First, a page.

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Brief mindfulness training ups willingness to volunteer help

13 Sep 2022 9:23 AM | Anonymous member (Administrator)



Does mindfulness practice increase altruism? Research suggests the answer is mixed. For example, mindfulness practice is shown to increase altruistic behavior among people who have a strong predisposition to altruism but decrease it when they are self-centered.

Interpreting the data from existing studies can be difficult because studies vary as to whether they teach mindfulness in conjunction with lovingkindness and compassion or as a stand-alone attentional practice.

Malin & Gumpel [Mindfulness] conducted an experiment to test whether a brief mindfulness practice affected people’s willingness to help someone in distress. They also examined whether mindfulness practice had a larger effect on helping behavior in people with higher initial levels of empathy.

The researchers randomly assigned 189 Israeli undergraduates (85% female; mean age = 21 years) to either mindfulness practice, listening to music, or listening to a lecture. Interventions and data collection were administered by Zoom.

The mindfulness group involved two 30-minute guided meditations offered one week apart. Meditation focused on non-judgmental observation of sensations, thoughts, and feelings during a body scan. Meditation training did not include training in loving-kindness or compassion.

Music and lecture control conditions were also offered in two 30-minute Zoom sessions one week apart. The music intervention consisted of relaxing classical music, and the lecture topics focused on empathy and help-giving. Participants were assessed prior to the intervention on a self-report measure of capacity for empathy.

At the end of the second intervention session, participants listened to a pre-recorded sham interview with a college student named “Anna.” Anna was alleged to be part of the college radio station’s effort to determine what content interested students. In the interview, Anna described her difficulties struggling with a chronic illness.

Study participants then completed questionnaires measuring state mindfulness and their empathic response to Anna. They were also provided an opportunity to register to volunteer for an organization that helped people like Anna. Participants intending to volunteer could also submit their personal information so that the volunteer organization could contact them.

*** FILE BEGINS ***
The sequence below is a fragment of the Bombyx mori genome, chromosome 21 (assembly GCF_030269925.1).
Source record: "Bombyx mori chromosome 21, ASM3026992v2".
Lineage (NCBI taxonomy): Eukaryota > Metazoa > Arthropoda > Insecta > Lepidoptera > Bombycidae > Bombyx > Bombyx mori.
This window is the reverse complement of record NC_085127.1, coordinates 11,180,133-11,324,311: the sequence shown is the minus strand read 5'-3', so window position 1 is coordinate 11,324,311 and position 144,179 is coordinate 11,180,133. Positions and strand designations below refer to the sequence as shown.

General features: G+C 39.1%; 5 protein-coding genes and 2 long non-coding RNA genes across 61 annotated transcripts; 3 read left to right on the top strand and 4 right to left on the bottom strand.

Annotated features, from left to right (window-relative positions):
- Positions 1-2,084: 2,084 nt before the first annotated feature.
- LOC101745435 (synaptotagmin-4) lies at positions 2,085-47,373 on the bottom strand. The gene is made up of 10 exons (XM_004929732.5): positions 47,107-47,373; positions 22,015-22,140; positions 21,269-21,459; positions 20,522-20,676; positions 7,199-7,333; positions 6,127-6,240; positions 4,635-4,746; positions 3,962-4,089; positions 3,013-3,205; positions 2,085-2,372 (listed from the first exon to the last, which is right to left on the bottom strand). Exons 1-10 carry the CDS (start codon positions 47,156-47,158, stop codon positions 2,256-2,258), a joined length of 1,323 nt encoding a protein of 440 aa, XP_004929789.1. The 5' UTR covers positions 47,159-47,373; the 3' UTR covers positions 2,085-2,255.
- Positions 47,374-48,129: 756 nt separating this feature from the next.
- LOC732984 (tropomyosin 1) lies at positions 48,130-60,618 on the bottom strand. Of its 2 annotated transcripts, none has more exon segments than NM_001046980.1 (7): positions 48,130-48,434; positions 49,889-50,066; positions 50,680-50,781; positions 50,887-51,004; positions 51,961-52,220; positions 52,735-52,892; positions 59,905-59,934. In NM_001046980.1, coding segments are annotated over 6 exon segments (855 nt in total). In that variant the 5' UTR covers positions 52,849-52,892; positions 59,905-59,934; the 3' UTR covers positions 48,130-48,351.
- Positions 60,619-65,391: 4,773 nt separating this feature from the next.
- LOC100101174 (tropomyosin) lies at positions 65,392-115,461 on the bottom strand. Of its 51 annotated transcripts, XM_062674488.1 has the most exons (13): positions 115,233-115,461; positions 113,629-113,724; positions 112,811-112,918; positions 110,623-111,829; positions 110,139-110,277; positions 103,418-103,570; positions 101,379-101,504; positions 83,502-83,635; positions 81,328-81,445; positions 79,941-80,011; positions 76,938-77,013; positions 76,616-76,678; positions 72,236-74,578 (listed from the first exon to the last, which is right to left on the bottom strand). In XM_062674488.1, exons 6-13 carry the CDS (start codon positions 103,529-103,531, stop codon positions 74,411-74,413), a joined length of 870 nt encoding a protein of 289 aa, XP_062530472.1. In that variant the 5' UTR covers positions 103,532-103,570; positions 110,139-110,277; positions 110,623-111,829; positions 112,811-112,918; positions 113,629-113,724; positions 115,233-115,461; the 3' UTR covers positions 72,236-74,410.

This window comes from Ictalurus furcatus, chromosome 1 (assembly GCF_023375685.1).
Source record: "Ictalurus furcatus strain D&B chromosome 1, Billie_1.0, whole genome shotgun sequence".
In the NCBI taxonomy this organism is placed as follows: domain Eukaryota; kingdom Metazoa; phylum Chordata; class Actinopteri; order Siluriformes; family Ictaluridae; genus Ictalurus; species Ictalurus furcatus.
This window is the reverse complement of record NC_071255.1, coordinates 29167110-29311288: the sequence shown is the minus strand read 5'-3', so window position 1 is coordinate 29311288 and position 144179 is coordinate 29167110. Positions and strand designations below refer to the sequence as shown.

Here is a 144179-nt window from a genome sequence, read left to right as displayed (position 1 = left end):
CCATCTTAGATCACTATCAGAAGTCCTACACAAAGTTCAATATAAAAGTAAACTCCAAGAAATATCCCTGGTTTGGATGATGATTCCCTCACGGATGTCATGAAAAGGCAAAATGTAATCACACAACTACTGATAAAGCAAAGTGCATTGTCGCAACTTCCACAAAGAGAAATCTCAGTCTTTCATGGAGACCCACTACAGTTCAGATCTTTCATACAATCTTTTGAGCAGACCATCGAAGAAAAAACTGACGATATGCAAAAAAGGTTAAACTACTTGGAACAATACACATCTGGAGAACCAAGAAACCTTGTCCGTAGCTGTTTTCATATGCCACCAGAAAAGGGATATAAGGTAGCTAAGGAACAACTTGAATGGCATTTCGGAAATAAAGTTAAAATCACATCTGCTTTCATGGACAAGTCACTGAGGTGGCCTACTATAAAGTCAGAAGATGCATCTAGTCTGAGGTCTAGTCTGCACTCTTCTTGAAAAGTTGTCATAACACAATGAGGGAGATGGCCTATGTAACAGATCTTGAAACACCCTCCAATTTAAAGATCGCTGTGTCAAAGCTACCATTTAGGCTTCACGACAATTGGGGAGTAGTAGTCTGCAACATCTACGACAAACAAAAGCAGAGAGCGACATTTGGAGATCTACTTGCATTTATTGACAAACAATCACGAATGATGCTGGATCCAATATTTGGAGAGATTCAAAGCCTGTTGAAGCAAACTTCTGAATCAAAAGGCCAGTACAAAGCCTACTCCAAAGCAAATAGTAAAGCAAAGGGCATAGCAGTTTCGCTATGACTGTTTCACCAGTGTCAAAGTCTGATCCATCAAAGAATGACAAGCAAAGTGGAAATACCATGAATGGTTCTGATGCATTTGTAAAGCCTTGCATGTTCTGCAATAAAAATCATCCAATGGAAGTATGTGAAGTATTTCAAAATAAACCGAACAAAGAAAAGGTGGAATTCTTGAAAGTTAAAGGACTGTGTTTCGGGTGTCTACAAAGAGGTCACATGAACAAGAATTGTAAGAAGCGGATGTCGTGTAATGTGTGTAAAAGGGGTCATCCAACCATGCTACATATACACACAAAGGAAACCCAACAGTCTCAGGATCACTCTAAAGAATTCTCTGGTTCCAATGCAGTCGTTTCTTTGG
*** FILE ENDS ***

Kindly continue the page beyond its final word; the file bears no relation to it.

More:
Study results showed the mindfulness group had a significantly greater proportion of participants willing to volunteer to help people like Anna than the control groups. Thirty-six percent of the mindfulness group left contact information so that they could volunteer, while 14% of the music and 16% of the lecture group did. 

Baseline empathy levels significantly predicted self-reported empathy for “Anna” in the mindfulness group (b=1.40), but not in the music (b=0.28) or lecture (b=0.09) groups. Specifically, mindfulness practice increased empathic responding in participants with high baseline levels of empathy and decreased empathic responding in those with low baseline levels of empathy. Listening to music or a lecture on empathy did not show this effect.

Self-reported empathy for “Anna” correlated with a willingness to volunteer in the mindfulness (r=.38) and music groups (r=.30) but not in the lecture group (r=.04).

The results show that guided meditation practice can increase the intention to volunteer to help a stranger in distress (at least shortly after mindfulness practice). People with high baseline levels of empathy have higher levels of empathic response to a person in distress after mindfulness practice. On the other hand, mindfulness decreases empathic responsiveness in people with low baseline levels of empathy.

The study is limited to the degree that it measures intent to volunteer rather than actual volunteering.

Reference:

Malin, Y., & Gumpel, T. P. (2022). Short Mindfulness Meditation Increases Help-Giving Intention Towards a Stranger in Distress. Mindfulness. 

Link to study

American Mindfulness Research Association, LLC. 

2271 Lake Avenue #6101 Altadena, CA 91001

Contact: info@AMRA.org

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